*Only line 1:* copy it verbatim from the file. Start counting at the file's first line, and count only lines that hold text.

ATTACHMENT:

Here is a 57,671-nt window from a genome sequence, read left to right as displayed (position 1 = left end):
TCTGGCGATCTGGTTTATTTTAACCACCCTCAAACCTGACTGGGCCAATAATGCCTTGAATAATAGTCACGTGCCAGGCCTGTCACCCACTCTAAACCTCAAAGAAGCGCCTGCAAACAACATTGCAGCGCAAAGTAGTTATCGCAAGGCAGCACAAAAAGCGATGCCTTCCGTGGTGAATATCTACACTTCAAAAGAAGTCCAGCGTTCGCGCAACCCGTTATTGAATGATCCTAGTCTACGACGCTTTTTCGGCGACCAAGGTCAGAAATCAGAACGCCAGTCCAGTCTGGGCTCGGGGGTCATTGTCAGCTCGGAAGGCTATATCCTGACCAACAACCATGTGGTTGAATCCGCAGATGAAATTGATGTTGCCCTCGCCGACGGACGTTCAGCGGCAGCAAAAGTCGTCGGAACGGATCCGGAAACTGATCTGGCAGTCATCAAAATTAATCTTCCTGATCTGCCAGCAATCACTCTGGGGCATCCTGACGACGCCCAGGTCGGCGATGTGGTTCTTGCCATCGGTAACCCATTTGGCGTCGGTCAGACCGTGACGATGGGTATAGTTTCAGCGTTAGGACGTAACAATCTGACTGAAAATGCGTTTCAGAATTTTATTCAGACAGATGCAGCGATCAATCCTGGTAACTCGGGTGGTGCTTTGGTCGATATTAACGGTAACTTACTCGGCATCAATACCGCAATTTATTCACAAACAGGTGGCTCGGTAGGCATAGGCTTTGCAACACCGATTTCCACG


Here is a 57,671-nt window from a genome sequence, read left to right as displayed (position 1 = left end):